“The Cowboy” (Monty Montgomery) is a straight shooter. Inviting hotshot director Adam Kesher (Justin Theroux) to join him for an intimate rendezvous at the local abandoned corral, he gently forces him to hire one Camilla Rhodes as his lead actress or else. Deathly pale, donning an oversized ten-gallon hat, and speaking in a disconnected monotone, he’s a ghost of Hollywood past, a shriveled (but still powerful) representative of old-time studio strong-arm tactics. Skewering Kesher’s “smart-aleck” attitude, he diplays the moral certitude of a Randolph Scott hero, here used to nightmarish effect as an agent of a shadowy producer’s cabal. Lynch then lifts his influence to the metaphysical, as The Cowboy’s whisper “Time to Wake Up” marks Naomi Watts’ identity swap of the gold-hearted Betty for the conniving jealousies of Diane. Interestingly, Montgomery was an associate producer for the “Twin Peaks” pilot as well as for “Wild at Heart,” so his character speaks with self-reflexive authority. R. Emmet Sweeney
“Blue Velvet” (1986)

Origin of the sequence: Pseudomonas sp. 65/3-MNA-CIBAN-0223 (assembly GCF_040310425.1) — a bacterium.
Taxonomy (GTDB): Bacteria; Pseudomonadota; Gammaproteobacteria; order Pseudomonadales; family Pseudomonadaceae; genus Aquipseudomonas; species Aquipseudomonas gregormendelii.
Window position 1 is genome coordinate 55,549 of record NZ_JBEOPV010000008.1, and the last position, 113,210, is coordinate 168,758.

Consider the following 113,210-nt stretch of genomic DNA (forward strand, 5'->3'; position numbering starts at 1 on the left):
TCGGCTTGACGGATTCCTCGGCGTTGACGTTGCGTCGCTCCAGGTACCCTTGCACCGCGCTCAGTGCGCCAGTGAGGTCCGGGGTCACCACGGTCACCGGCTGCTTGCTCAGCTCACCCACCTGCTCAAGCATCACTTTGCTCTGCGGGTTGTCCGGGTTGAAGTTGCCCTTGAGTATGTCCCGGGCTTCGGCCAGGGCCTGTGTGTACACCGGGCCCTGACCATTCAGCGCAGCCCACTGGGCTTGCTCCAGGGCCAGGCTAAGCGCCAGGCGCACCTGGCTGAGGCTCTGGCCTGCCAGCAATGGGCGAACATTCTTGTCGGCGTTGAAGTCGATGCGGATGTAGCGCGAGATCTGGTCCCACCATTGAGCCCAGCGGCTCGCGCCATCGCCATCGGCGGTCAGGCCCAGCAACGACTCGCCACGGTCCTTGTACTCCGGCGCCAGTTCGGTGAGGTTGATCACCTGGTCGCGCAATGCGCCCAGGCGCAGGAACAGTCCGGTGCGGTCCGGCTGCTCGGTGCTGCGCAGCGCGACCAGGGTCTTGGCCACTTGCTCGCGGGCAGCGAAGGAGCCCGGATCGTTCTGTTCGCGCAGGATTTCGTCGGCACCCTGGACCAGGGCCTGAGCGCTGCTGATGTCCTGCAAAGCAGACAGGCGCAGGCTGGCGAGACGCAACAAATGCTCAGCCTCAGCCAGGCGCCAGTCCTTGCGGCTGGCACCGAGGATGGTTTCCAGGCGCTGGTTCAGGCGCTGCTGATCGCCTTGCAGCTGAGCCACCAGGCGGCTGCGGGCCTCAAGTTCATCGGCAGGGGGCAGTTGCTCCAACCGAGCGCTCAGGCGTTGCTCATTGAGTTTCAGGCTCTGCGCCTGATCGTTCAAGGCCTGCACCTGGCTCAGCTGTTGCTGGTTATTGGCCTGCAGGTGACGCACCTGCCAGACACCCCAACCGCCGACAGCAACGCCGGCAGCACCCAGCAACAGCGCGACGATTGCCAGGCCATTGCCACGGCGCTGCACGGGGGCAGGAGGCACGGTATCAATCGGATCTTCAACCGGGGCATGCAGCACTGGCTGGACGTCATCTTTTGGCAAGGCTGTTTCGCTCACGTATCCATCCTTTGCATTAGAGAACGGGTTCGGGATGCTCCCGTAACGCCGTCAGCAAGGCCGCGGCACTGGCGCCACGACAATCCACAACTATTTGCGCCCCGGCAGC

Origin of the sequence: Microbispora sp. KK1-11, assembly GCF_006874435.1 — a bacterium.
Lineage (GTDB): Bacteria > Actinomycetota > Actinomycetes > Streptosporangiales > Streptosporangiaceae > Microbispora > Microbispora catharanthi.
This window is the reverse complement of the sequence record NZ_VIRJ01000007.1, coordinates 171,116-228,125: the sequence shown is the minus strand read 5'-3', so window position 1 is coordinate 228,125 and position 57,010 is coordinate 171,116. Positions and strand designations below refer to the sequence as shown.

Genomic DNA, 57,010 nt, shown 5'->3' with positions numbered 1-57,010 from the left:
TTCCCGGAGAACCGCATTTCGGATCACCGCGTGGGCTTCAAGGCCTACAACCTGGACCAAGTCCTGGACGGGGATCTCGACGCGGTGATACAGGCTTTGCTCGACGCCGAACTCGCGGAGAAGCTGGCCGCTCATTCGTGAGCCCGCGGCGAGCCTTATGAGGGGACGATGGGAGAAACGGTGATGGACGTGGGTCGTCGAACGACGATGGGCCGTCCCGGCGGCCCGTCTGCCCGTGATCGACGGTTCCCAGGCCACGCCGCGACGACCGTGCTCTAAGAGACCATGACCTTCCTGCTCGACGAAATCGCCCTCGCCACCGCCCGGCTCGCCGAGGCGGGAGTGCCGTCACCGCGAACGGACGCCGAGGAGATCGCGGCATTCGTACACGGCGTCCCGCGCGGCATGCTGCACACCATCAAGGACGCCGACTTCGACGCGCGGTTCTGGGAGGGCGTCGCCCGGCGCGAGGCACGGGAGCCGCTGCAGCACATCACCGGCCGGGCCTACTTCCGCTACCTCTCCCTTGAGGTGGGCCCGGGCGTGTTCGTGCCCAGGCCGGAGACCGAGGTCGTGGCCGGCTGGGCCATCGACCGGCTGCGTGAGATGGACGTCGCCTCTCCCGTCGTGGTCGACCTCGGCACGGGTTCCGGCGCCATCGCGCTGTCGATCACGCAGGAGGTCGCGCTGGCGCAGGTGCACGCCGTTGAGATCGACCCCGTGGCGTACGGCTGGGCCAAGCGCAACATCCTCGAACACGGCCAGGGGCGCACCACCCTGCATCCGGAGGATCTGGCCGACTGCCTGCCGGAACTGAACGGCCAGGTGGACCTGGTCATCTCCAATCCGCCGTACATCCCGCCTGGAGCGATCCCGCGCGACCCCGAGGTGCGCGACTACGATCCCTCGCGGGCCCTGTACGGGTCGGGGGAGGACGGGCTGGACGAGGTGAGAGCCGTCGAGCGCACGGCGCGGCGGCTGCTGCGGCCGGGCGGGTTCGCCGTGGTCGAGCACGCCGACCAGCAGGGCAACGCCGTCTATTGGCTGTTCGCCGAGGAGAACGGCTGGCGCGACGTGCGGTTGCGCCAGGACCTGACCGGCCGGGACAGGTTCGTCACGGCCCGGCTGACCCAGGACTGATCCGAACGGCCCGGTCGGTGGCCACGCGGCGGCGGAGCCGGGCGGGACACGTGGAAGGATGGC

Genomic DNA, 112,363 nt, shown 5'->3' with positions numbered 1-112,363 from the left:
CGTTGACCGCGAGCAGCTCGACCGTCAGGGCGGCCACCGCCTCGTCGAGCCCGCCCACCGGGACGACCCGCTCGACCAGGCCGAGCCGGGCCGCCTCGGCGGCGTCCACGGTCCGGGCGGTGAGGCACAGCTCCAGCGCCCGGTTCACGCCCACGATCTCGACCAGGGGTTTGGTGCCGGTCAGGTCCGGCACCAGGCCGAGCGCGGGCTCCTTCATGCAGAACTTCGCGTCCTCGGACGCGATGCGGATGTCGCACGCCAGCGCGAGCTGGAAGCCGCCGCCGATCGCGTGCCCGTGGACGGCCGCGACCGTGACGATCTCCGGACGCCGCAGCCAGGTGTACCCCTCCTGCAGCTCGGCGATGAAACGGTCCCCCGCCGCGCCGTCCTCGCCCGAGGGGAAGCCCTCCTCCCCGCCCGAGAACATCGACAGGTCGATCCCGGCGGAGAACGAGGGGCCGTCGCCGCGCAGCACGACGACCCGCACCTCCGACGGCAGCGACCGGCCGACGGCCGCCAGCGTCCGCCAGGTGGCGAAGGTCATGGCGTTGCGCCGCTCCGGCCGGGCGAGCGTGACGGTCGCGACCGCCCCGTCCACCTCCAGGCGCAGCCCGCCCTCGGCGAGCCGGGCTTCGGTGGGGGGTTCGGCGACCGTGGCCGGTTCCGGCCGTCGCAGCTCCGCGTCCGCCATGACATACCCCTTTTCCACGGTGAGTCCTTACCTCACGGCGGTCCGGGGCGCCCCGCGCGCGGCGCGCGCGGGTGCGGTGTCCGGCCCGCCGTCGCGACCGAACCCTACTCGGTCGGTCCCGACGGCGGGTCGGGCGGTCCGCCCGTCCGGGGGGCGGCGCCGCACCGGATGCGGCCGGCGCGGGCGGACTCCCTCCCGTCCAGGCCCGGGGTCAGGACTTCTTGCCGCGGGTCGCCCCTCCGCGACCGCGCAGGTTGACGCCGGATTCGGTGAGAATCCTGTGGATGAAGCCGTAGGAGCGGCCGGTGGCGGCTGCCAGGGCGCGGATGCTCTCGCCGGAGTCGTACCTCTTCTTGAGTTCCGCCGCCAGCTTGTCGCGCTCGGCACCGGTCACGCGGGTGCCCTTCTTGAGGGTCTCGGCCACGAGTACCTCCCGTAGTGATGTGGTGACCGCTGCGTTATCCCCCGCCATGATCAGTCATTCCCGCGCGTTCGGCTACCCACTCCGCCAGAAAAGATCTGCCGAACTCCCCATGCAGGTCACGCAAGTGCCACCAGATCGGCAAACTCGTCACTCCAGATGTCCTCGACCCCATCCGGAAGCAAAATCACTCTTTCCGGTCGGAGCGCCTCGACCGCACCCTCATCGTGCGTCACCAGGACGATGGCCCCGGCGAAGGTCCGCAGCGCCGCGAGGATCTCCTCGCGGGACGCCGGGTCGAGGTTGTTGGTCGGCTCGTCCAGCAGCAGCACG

Though he would later become one of Hollywood’s most sexually adventurous actors (not for nothing does he appear as the male lead in Paul Verhoeven’s “Showgirls”), there is something downright wholesome about Kyle MacLachlan when he arrives in Lumberton at the start of “Blue Velvet.” Like a Hardy Boy who doesn’t realize he’s in the middle of an adventure (possibly one guest written by the Marquis de Sade), he stumbles into town after his father’s collapse and finds the severed ear that turns the whole plot on its, er, ear. Every time I watch “Blue Velvet” I marvel at MacLachlan’s air of innocence: he not only seems impossibly pure of body and spirit, he seems (as we are) totally unaware of where the story is going. All actors are supposed to act as if they’ve never read the film’s screenplay; MacLachlan’s the rare one who convincingly pulls it off. When he’s hiding in Isabella Rossellini’s closet and he starts watching, really watching her, there’s no telling what will happen next. And Dennis Hopper hasn’t even showed up yet. Matt Singer